How do I Treat an Ingrown Fingernail?

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  • Written By: D. Jeffress
  • Edited By: Jenn Walker
  • Last Modified Date: 11 January 2019
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An ingrown fingernail can be a painful, frustrating occurrence. When the thumb or another finger is tender, everyday tasks such as typing and buttoning a shirt can become very difficult. In most cases, an ingrown fingernail can be treated at home by soaking the finger, carefully trimming the nail, and applying antibiotic ointment. If an ingrown nail causes serious discomfort or becomes a recurring problem, professional medical care should be sought.

Ingrown nails are typically much more common on the toes due to pressure from shoes, but fingernails can be affected if they are injured or cut too short. When the edge of the nail digs into the skin, it causes painful inflammation and presents the opportunity for bacterial infection. The primary goal of ingrown fingernail treatment is to prevent infection and help the nail start growing straight again. Doctors usually recommend first soaking the affected finger in warm water several times a day to keep the skin and nail soft and relieve irritation. With the nail softened, trimming it becomes much easier.


Using a clean trimmer, an individual can try to cut the nail straight across the top edge. It may be tempting to trim the piece of nail that is impeding into the skin, but doing so can make the problem worse. If the edge is cut on a curve or a sharp angle, it can start growing back into the skin and re-aggravate the tender area. In addition, it is essential not to cut the nail too short, as doing so can make the nail bed more tender and more prone to infection.

If an ingrown fingernail causes constant pain, a person can try to slip a tiny piece of damp cotton between the nail and the skin. The cotton can cushion the tender area from the sharp nail while it starts to grow back in its proper alignment. If it is difficult to guide a piece of cotton into place, soaking the finger again can help. Over-the-counter antibiotics should be applied regularly to help prevent infection and reduce inflammation.

If home treatments do not relieve symptoms within two or three weeks, a person should speak with his or her doctor to learn about other treatment options. A physician may be able to insert a piece of medicated cotton under the nail and prescribe a higher-strength antibiotic. If an ingrown fingernail causes significant pain, it may need to be removed surgically. When part or all of the nail is excised, a person needs to keep his or her finger clean and protected for several months until a new nail grows into place.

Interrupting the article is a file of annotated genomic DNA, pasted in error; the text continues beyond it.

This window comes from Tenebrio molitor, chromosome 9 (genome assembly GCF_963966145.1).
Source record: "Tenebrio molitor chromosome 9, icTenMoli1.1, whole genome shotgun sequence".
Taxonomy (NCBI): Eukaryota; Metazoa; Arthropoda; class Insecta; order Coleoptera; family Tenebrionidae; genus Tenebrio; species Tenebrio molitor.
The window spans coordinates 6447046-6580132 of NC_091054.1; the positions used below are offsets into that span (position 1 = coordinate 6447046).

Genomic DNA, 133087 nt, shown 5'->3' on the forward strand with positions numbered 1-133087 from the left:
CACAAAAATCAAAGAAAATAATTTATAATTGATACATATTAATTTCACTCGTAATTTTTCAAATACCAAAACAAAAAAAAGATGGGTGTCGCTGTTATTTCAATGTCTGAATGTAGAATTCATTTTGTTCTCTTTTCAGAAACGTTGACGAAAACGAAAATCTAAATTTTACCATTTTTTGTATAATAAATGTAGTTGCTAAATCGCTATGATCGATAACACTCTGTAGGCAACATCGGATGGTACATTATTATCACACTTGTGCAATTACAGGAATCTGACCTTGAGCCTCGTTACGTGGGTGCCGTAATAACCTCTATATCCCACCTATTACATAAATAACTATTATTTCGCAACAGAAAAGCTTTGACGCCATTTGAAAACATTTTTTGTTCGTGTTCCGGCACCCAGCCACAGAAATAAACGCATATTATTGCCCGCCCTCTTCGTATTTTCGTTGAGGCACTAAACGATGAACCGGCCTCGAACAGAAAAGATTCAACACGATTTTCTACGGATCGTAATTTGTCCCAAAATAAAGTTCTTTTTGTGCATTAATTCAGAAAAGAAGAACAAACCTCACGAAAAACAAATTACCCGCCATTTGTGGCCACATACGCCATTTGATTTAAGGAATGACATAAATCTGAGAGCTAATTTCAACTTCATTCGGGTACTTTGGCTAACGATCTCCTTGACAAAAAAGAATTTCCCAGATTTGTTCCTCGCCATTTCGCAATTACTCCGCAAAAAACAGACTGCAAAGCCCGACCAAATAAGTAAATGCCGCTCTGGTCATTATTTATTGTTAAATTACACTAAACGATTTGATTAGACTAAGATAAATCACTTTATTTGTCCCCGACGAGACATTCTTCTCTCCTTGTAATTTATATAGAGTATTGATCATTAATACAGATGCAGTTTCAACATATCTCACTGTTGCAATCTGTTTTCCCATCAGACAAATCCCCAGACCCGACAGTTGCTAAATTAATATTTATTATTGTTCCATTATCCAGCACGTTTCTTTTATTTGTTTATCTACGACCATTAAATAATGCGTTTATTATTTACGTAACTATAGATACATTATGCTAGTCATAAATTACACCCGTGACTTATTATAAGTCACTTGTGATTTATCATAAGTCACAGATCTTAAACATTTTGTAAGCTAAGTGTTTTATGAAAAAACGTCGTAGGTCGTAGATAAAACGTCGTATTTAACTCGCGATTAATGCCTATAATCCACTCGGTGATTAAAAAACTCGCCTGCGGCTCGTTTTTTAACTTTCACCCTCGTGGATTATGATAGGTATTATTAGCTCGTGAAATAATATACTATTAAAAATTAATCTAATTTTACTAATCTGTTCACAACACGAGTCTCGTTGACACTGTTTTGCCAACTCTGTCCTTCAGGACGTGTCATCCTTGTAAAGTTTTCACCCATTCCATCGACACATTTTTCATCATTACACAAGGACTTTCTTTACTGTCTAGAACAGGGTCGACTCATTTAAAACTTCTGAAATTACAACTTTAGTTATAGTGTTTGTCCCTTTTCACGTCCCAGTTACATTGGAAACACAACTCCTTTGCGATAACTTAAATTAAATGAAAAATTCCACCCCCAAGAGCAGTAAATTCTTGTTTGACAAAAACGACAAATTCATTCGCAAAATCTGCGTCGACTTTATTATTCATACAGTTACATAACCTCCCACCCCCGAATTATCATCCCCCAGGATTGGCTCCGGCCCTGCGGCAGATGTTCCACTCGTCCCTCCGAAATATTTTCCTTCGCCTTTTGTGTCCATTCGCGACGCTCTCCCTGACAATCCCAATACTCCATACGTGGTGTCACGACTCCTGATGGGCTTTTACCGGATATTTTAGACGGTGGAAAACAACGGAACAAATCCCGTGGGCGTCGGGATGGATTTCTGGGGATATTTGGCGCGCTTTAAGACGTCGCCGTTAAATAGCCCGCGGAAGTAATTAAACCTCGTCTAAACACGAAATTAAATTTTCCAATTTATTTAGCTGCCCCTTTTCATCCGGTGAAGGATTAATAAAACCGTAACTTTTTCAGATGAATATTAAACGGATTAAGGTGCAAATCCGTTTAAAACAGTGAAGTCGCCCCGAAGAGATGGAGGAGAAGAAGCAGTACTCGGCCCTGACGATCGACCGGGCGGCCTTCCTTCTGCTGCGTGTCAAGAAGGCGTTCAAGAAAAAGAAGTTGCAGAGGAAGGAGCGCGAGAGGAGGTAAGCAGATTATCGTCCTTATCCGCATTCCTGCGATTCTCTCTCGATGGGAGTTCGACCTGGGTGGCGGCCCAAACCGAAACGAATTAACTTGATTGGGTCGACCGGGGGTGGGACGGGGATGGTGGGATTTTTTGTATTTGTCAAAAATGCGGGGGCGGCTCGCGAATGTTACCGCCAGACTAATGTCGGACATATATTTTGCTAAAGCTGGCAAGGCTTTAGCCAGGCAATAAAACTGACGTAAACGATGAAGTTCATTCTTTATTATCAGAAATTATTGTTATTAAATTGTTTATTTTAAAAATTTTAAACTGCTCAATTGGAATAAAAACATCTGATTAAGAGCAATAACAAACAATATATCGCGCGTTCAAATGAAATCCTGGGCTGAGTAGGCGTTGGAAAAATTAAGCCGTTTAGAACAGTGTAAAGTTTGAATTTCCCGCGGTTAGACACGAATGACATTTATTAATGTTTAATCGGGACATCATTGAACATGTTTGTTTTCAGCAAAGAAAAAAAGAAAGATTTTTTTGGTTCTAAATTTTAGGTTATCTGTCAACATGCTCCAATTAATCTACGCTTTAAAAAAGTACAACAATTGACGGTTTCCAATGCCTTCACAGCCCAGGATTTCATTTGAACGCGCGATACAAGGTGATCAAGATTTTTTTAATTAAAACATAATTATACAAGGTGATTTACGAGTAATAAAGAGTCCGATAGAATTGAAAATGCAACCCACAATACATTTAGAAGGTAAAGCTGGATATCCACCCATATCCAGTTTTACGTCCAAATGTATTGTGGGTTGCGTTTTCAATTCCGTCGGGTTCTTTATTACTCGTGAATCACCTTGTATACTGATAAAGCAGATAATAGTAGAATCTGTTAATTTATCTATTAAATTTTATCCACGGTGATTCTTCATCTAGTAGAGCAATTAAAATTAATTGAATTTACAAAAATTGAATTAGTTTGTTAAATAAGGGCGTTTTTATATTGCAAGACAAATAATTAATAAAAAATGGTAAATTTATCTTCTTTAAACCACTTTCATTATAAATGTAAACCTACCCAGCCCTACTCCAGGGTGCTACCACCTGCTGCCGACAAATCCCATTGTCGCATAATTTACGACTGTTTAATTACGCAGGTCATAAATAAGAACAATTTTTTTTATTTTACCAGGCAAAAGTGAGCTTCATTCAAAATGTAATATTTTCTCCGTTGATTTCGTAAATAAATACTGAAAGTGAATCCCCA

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Post 4

Burcinc, do you use hand sanitizer or drying harsh soap? They both cause my nails to splinter and become brittle and ingrown. Try to start using moisturizing soap.

Post 3

My friend also has an ingrown nail issue and she uses this little spring thing that she attaches to the ridge of the fingernail. The spring lifts the nail as it grows so that it doesn't become ingrown.

Post 2

@burcinc-- I think that you must be trimming your nails wrong. I don't know why you would be getting recurrent ingrown fingernails otherwise. Try to cut your nails straight across. Don't cut into the sides. When you do that, the nail grows outward into the skin rather than straight out.

So just take a nail clipper and cut your nails horizontally across from the top. Leave the sides straight, don't cut them. This should resolve the issue.

If this doesn't work or if you get a nail infection, see a doctor.

Post 1

How can I prevent recurrent ingrown fingernails?

I get ingrown nails all the time. When it starts to hurt, I trim the nail down and the pain usually goes away in a day or two. But as soon as the nail grows again, the ingrown nail problem returns. I'm so tired of this. I need permanent ingrown fingernail relief.

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